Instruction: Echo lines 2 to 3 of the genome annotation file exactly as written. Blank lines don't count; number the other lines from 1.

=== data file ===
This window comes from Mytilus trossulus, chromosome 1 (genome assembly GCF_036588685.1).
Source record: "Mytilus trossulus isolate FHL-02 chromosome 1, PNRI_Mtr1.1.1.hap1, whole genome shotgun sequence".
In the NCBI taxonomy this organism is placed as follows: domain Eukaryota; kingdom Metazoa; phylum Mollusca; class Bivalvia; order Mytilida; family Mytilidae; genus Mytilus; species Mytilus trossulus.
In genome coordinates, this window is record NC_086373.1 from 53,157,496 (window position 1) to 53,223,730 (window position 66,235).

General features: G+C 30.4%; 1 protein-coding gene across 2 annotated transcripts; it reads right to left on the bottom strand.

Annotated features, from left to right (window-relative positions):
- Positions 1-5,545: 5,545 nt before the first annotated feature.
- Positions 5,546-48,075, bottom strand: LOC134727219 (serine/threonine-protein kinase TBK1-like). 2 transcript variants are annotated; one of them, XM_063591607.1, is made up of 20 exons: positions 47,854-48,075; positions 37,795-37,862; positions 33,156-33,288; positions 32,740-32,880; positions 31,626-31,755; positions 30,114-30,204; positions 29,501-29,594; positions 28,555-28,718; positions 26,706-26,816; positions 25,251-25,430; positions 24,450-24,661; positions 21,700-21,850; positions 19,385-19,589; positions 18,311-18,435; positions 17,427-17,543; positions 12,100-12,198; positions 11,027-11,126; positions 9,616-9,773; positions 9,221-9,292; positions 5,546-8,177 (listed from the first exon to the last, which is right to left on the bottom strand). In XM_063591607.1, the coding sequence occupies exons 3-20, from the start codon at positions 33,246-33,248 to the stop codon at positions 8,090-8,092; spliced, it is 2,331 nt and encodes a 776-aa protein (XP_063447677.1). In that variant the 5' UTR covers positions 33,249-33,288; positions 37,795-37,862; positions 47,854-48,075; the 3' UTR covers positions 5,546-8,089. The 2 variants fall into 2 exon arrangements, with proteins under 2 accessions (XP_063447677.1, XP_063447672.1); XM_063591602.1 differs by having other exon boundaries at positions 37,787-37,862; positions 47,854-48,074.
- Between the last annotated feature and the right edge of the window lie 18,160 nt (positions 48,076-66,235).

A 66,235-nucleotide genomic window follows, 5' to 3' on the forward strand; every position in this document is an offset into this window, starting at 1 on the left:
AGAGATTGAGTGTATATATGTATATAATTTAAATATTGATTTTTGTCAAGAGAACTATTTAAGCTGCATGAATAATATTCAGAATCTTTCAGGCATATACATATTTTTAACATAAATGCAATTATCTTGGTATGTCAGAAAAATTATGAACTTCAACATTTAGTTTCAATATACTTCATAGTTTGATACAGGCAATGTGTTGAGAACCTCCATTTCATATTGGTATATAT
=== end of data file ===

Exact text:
Source record: "Mytilus trossulus isolate FHL-02 chromosome 1, PNRI_Mtr1.1.1.hap1, whole genome shotgun sequence".
In the NCBI taxonomy this organism is placed as follows: domain Eukaryota; kingdom Metazoa; phylum Mollusca; class Bivalvia; order Mytilida; family Mytilidae; genus Mytilus; species Mytilus trossulus.